The Department for Transport will fund one-third of the costs to carry out vital stabilisation work on Hammersmith Bridge, ministers have announced as they unveiled a multi-million pound funding package.
Engineering firm Mott MacDonald will carry out the works, which will involve the use of elastomeric bearings, allowing any pressure to be applied equally to all four corners while protecting the vulnerable cast-iron structure.
The release of £2.93m by the DfT comes after ministers approved the London Borough of Hammersmith and Fulham’s business case. It takes the total government funding for the bridge’s restoration to nearly £7m.
The cash means the structure can remain permanently open to pedestrians, cyclists and river traffic before further strengthening works could open it up to motorists.
The bridge was shut to all users and even river traffic beneath it in 2019 following the discovery of cracks in its pedestals. It was then reopened to cyclists, pedestrians and river traffic in July 2021.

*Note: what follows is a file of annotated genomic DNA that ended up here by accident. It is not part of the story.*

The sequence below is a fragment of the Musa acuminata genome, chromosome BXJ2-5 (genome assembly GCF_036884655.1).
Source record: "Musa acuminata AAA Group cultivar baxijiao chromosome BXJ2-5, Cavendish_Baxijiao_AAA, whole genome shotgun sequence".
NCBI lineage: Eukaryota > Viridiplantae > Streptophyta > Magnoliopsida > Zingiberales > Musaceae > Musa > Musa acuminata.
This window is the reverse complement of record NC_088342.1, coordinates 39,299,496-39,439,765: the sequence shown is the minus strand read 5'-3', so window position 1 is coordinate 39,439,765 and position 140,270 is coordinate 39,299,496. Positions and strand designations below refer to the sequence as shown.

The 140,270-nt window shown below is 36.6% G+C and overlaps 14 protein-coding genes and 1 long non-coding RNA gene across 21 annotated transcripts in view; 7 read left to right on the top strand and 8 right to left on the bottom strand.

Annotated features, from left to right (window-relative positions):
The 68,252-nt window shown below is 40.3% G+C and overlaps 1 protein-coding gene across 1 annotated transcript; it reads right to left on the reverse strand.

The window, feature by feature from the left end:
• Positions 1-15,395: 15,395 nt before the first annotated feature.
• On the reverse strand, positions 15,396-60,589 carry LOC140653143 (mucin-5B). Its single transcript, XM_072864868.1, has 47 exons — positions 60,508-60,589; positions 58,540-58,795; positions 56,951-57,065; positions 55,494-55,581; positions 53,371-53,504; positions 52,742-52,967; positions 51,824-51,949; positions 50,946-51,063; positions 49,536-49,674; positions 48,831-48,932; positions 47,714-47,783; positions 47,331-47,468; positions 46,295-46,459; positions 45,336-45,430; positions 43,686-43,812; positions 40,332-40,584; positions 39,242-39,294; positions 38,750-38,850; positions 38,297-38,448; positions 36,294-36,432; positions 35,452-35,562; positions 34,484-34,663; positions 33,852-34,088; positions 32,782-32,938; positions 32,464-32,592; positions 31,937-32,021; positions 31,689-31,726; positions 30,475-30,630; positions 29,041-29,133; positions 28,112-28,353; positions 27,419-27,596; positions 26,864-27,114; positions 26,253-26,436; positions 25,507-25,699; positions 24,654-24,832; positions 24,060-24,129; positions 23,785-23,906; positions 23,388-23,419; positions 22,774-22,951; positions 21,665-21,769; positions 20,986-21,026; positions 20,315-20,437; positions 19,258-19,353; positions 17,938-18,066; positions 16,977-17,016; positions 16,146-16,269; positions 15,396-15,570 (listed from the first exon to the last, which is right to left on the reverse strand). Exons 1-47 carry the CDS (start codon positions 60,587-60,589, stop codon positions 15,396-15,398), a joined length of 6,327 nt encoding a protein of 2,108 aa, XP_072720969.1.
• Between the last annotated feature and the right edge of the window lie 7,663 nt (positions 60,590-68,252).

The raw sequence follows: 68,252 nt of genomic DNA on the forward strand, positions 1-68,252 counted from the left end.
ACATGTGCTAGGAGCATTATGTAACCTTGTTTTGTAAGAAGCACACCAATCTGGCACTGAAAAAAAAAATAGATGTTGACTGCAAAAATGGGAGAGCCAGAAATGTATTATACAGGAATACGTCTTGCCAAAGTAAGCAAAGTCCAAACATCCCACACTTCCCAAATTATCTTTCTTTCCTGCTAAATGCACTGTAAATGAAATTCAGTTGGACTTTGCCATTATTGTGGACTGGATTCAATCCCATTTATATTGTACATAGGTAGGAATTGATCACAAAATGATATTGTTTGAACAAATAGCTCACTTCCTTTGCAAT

Previous government funding of £4m went towards immediate mitigation works to the structure, which involved blast cleaning and inspections to its pedestals, helping ensure there were no long-term risks to its reopening.
Transport Secretary Grant Shapps said: 'I’m giving Londoners reassurance this government will do everything in its power to keep this vital, historic structure open.
'We’re investing millions into its restoration, ensuring local residents can continue to cross the river by foot or bike and I look forward to working further with the local council on future works to reopen the bridge to motorists.'
Roads minister Baroness Vere said: 'Following an enormous amount of work by engineers, government, the London Borough of Hammersmith and Fulham and TfL, I can confirm we will be injecting millions of pounds into its restoration, so it stays open to pedestrians, cyclists and river traffic.
'We will not lose momentum. Work is already underway to ensure the structure is reopened to motorists as soon as possible and returned to its former glory.'
Pedestrians, cyclists and river traffic will still be able to use the bridge throughout the duration of these works with stabilisation expected to take less than a year to complete.